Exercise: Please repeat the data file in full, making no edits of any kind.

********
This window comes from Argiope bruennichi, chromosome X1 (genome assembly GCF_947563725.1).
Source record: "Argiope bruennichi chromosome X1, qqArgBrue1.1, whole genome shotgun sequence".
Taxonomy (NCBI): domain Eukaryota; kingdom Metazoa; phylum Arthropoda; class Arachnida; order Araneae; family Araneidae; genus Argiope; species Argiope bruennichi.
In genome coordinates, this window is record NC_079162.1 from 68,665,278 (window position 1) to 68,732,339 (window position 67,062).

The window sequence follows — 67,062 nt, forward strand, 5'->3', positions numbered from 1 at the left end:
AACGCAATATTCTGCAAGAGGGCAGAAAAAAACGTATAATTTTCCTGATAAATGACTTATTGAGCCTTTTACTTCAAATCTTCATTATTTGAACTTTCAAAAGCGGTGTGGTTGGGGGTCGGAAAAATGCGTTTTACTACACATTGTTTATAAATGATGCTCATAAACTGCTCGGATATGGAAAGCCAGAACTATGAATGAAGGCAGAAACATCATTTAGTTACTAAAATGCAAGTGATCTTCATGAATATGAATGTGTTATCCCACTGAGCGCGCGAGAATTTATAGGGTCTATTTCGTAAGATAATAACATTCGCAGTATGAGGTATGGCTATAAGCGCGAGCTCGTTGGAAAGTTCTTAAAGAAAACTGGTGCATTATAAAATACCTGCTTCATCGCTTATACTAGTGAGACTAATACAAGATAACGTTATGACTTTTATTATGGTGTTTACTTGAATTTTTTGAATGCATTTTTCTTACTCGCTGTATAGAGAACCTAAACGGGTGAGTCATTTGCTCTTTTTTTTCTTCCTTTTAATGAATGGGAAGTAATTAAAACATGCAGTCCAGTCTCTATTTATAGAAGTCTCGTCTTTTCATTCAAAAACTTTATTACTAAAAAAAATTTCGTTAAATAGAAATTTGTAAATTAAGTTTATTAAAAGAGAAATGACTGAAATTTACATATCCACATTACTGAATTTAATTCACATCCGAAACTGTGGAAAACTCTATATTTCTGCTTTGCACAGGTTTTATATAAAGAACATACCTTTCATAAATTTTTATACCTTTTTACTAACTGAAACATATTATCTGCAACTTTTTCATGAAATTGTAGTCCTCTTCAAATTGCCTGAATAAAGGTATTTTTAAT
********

This window comes from Argiope bruennichi, chromosome X1 (genome assembly GCF_947563725.1).
Source record: "Argiope bruennichi chromosome X1, qqArgBrue1.1, whole genome shotgun sequence".
Taxonomy (NCBI): domain Eukaryota; kingdom Metazoa; phylum Arthropoda; class Arachnida; order Araneae; family Araneidae; genus Argiope; species Argiope bruennichi.
In genome coordinates, this window is record NC_079162.1 from 68,665,278 (window position 1) to 68,732,339 (window position 67,062).

The window sequence follows — 67,062 nt, forward strand, 5'->3', positions numbered from 1 at the left end:
AACGCAATATTCTGCAAGAGGGCAGAAAAAAACGTATAATTTTCCTGATAAATGACTTATTGAGCCTTTTACTTCAAATCTTCATTATTTGAACTTTCAAAAGCGGTGTGGTTGGGGGTCGGAAAAATGCGTTTTACTACACATTGTTTATAAATGATGCTCATAAACTGCTCGGATATGGAAAGCCAGAACTATGAATGAAGGCAGAAACATCATTTAGTTACTAAAATGCAAGTGATCTTCATGAATATGAATGTGTTATCCCACTGAGCGCGCGAGAATTTATAGGGTCTATTTCGTAAGATAATAACATTCGCAGTATGAGGTATGGCTATAAGCGCGAGCTCGTTGGAAAGTTCTTAAAGAAAACTGGTGCATTATAAAATACCTGCTTCATCGCTTATACTAGTGAGACTAATACAAGATAACGTTATGACTTTTATTATGGTGTTTACTTGAATTTTTTGAATGCATTTTTCTTACTCGCTGTATAGAGAACCTAAACGGGTGAGTCATTTGCTCTTTTTTTTCTTCCTTTTAATGAATGGGAAGTAATTAAAACATGCAGTCCAGTCTCTATTTATAGAAGTCTCGTCTTTTCATTCAAAAACTTTATTACTAAAAAAAATTTCGTTAAATAGAAATTTGTAAATTAAGTTTATTAAAAGAGAAATGACTGAAATTTACATATCCACATTACTGAATTTAATTCACATCCGAAACTGTGGAAAACTCTATATTTCTGCTTTGCACAGGTTTTATATAAAGAACATACCTTTCATAAATTTTTATACCTTTTTACTAACTGAAACATATTATCTGCAACTTTTTCATGAAATTGTAGTCCTCTTCAAATTGCCTGAATAAAGGTATTTTTAAT